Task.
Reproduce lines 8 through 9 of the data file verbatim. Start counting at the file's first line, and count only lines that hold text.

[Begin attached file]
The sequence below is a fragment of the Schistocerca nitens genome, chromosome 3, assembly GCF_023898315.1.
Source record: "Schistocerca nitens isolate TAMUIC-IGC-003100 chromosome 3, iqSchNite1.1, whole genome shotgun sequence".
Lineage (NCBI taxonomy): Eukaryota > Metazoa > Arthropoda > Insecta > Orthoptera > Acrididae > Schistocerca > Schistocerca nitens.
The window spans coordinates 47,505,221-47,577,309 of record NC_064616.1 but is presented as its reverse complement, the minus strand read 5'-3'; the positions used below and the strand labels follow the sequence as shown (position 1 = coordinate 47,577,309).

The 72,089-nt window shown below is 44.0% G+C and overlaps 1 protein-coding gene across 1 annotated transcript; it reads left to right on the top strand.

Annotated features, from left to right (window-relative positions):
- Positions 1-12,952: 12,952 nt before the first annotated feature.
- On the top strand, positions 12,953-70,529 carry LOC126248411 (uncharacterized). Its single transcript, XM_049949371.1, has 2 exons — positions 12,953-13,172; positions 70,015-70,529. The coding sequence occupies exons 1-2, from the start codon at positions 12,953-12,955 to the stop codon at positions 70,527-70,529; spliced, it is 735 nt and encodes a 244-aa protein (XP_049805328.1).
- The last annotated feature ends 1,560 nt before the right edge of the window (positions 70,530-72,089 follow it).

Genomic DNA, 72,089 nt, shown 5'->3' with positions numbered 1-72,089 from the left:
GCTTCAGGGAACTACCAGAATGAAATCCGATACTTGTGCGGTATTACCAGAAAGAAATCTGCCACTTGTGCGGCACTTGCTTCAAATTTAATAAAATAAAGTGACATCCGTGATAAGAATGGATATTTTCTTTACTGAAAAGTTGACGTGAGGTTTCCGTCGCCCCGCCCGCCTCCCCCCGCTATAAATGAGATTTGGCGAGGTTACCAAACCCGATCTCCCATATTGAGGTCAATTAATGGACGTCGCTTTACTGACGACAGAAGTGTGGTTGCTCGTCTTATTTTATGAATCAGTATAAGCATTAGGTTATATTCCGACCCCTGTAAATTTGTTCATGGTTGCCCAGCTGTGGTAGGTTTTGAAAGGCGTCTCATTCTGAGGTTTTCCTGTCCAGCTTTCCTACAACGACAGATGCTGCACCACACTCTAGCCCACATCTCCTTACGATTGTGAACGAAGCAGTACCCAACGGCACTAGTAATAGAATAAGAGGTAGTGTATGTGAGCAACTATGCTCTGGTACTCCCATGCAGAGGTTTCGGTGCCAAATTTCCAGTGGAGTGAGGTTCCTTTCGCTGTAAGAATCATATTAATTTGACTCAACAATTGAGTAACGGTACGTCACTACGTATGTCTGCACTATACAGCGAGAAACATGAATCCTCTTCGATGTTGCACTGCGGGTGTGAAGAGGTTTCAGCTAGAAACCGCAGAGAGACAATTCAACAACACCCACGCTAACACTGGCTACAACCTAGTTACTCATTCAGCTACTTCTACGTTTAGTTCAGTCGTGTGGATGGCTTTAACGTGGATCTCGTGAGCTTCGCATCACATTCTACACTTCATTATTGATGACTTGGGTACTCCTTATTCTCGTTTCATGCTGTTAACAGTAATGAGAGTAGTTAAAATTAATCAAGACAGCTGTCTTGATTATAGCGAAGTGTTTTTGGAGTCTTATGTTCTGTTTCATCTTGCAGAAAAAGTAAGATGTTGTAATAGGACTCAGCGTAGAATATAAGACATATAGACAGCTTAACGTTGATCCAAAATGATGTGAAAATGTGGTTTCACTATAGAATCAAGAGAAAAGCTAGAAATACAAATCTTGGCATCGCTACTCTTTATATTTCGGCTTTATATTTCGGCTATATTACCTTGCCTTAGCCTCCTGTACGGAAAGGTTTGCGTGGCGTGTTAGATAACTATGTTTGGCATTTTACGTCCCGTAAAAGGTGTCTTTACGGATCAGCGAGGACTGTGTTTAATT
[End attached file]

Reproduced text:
- On the top strand, positions 12,953-70,529 carry LOC126248411 (uncharacterized). Its single transcript, XM_049949371.1, has 2 exons — positions 12,953-13,172; positions 70,015-70,529. The coding sequence occupies exons 1-2, from the start codon at positions 12,953-12,955 to the stop codon at positions 70,527-70,529; spliced, it is 735 nt and encodes a 244-aa protein (XP_049805328.1).
- The last annotated feature ends 1,560 nt before the right edge of the window (positions 70,530-72,089 follow it).